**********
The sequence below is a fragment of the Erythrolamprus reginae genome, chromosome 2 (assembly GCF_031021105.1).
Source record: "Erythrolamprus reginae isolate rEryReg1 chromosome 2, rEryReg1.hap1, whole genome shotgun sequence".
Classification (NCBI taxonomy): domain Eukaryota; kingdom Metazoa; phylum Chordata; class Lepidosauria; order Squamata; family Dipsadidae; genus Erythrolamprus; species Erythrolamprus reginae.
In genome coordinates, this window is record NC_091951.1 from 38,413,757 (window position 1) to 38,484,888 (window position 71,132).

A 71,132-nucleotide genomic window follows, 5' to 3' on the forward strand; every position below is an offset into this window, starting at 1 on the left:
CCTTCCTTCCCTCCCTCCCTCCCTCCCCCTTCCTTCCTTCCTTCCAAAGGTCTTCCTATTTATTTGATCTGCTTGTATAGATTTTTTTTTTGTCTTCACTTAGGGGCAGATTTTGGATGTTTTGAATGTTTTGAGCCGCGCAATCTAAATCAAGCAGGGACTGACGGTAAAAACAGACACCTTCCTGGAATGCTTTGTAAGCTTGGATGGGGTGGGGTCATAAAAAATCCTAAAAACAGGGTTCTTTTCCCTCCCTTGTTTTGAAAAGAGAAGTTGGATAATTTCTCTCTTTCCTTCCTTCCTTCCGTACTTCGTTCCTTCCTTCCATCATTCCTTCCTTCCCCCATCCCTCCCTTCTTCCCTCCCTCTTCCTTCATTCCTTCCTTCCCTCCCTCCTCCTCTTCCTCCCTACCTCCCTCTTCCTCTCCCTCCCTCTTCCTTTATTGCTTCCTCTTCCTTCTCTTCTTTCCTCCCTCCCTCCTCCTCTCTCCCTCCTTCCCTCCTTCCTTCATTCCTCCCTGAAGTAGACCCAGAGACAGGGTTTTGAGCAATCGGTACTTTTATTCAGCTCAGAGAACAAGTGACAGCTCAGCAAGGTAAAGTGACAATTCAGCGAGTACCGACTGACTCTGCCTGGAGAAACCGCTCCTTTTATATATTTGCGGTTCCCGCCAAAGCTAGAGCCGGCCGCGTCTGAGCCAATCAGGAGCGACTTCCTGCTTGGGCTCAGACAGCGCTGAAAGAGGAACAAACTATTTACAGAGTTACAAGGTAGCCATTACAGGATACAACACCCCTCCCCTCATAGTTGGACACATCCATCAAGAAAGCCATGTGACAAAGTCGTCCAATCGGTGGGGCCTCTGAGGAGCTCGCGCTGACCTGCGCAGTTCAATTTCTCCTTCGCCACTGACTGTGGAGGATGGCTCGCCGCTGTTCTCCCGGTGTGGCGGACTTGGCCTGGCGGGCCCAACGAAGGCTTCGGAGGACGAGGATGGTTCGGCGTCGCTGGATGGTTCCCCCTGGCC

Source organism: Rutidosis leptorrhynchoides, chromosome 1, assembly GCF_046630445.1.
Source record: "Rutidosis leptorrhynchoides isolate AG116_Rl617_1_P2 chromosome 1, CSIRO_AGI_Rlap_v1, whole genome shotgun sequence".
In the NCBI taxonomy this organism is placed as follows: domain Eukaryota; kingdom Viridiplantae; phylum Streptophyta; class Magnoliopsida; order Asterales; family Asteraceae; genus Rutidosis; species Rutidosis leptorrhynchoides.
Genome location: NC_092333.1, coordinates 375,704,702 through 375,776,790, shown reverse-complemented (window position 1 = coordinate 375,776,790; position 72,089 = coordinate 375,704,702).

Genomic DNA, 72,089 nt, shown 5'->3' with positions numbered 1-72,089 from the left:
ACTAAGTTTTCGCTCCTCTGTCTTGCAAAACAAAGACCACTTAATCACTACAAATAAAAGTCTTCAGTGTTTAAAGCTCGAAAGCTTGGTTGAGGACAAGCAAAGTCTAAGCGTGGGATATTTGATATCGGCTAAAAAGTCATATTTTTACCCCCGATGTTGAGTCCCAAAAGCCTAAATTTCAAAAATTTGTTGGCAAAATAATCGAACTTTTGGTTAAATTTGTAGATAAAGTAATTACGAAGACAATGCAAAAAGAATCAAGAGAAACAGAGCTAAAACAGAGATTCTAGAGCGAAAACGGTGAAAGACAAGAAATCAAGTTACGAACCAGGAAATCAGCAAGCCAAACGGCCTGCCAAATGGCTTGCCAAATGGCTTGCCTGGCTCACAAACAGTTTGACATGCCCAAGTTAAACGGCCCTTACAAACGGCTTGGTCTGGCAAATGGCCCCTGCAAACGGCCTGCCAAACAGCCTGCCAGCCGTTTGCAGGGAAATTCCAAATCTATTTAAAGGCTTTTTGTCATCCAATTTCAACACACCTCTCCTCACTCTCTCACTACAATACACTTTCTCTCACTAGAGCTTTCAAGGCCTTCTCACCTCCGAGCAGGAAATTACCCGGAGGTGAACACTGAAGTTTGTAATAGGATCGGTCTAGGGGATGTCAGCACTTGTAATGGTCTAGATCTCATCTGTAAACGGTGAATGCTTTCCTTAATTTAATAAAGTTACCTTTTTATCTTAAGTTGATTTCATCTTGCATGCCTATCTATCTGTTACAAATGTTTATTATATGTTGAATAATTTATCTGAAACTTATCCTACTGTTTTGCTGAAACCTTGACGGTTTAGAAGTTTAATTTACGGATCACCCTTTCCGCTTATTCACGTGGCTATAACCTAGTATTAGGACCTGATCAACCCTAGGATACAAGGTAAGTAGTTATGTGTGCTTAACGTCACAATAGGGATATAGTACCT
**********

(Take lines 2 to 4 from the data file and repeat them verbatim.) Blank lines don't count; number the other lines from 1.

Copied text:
Source record: "Erythrolamprus reginae isolate rEryReg1 chromosome 2, rEryReg1.hap1, whole genome shotgun sequence".
Classification (NCBI taxonomy): domain Eukaryota; kingdom Metazoa; phylum Chordata; class Lepidosauria; order Squamata; family Dipsadidae; genus Erythrolamprus; species Erythrolamprus reginae.
In genome coordinates, this window is record NC_091951.1 from 38,413,757 (window position 1) to 38,484,888 (window position 71,132).